Anatomical Hemispherectomy

Anatomical Hemispherectomy2018-02-20T16:40:19+00:00

A true anatomical hemispherectomy is when all four lobes of one hemisphere of the cerebral cortex are removed in their entirety. They may be removed “en bloc” (all together) or in pieces. Because of where they are located within the brain, the amygdala and hippocampus on the affected side are removed. Sometimes the surgeon removes the thalamus and basal ganglia on the affected side as well. Technically, this is the least complicated of all the hemispherectomy procedures.

Anatomical hemispherectomy is often used today in many surgical facilities, usually for cases such as hemimegalencephaly where functional hemispherectomy can sometimes be unsuccessful.

Risks

There are significant short- and long-term complications that are associated with this procedure:

  • Hydrocephalus:  Hydrocephalus is a common side effect of anatomical hemispherectomy, with this study of 690 patients finding it in 30% of cases. Hydrocephalus is a risk throughout the lifespan, with 27% of children developing hydrocephalus three or more months after surgery;
  • Superficial hemosiderosis is an extremely rare condition caused by chronic iron deposits on brain tissue. This was reported as a late complication of anatomical hemispherectomy in the early research papers. Blood product in the cerebrospinal fluid, whether left behind from the surgery or caused by blood leaking from tiny rips and tears in capillaries that can occur over time due to brain shift or dislodging of the hemisphere, is one possible cause of this condition. Symptoms of superficial hemosiderosis include gait imbalance, progressive loss of hearing which sometimes begins as ringing of the ears (tinnitus), vertigo, and other symptoms. Because the delayed mortality rate was reported as high as 40% for those with superficial hemosiderosis after hemispherectomy, anatomical hemispherectomy was largely abandoned in the early 1970s by many facilities. It is now believed that the high mortality rate may have been due to untreated hydrocephalus rather than superficial hemosiderosis in many of the early cases.  Superficial hemosiderosis has not been reported in medical literature in over 30 years; however, there are anecdotal reports from parents of adults who had childhood anatomical hemispherectomy. It has also been reported many years after functional hemispherectomy;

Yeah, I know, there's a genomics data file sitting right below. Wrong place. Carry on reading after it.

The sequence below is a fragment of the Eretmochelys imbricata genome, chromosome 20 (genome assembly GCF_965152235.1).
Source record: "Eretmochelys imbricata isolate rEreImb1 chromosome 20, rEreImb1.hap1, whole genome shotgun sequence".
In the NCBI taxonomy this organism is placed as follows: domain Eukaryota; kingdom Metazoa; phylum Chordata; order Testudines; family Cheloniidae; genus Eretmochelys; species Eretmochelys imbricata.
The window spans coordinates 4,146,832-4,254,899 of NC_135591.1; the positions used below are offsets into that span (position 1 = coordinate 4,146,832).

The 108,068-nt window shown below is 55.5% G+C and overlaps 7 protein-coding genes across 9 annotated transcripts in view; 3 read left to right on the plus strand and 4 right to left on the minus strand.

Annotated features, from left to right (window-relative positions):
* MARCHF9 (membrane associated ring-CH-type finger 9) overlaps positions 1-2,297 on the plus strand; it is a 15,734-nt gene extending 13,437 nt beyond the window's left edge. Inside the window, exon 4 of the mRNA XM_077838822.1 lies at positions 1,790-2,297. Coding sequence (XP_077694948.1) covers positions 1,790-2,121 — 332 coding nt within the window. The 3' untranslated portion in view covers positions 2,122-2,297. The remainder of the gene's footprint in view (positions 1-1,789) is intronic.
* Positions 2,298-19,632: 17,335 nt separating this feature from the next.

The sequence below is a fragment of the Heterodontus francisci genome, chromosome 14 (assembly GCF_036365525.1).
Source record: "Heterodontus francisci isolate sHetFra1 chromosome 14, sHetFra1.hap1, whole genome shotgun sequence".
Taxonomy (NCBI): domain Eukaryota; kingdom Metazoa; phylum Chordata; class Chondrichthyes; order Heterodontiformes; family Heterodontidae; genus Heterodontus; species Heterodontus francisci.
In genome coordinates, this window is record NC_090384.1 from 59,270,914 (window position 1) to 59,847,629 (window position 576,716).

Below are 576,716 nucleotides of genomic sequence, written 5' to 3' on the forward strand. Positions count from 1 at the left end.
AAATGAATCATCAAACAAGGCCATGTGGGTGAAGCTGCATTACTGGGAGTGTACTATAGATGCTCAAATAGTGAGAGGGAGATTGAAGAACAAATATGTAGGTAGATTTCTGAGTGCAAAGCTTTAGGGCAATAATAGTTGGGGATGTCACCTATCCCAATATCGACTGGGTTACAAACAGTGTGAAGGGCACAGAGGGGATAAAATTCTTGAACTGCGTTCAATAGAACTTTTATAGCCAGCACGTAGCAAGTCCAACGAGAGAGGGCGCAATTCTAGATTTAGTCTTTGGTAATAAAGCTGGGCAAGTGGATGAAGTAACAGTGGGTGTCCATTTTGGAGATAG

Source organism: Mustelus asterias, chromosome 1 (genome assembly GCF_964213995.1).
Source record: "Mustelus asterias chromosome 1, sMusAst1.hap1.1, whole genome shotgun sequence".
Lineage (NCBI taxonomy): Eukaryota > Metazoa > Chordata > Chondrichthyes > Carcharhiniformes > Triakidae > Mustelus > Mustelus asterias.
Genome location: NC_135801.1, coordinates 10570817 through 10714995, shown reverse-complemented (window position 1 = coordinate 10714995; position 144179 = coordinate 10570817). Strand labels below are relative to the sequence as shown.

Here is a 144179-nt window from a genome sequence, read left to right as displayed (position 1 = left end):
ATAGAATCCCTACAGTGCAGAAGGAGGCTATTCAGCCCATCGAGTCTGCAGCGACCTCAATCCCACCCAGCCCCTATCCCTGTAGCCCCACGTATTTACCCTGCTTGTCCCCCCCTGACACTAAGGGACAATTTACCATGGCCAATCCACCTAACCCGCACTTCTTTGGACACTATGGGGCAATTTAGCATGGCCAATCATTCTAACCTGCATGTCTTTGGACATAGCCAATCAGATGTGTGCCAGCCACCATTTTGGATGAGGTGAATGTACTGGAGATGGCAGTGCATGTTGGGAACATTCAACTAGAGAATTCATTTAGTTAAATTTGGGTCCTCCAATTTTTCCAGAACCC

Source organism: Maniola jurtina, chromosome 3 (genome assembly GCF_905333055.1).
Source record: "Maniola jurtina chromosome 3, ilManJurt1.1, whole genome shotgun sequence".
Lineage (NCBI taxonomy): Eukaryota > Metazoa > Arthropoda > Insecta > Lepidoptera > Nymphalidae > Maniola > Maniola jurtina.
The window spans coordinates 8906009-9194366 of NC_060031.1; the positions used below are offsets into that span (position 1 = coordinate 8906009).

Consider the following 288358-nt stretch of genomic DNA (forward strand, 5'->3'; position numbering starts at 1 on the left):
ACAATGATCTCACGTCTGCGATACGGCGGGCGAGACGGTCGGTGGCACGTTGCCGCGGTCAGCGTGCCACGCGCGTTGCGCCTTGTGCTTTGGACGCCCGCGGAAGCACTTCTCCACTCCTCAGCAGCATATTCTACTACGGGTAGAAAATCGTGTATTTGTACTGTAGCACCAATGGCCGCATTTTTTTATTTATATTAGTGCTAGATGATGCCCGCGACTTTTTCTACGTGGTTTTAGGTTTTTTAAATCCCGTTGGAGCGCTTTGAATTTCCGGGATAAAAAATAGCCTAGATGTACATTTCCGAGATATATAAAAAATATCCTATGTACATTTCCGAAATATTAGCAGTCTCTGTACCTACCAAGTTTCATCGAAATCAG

• Brain shift into the resection cavity, microvascular tearing, and dislodging of the remaining hemisphere. The incidence of these risks is unknown.

Sources

Cabieses, F., Jerí, E., Landa, R. Fatal Brain Shift Following Hemispherectomy. (1957) Journal of Neurosurgery 14: 74-91.
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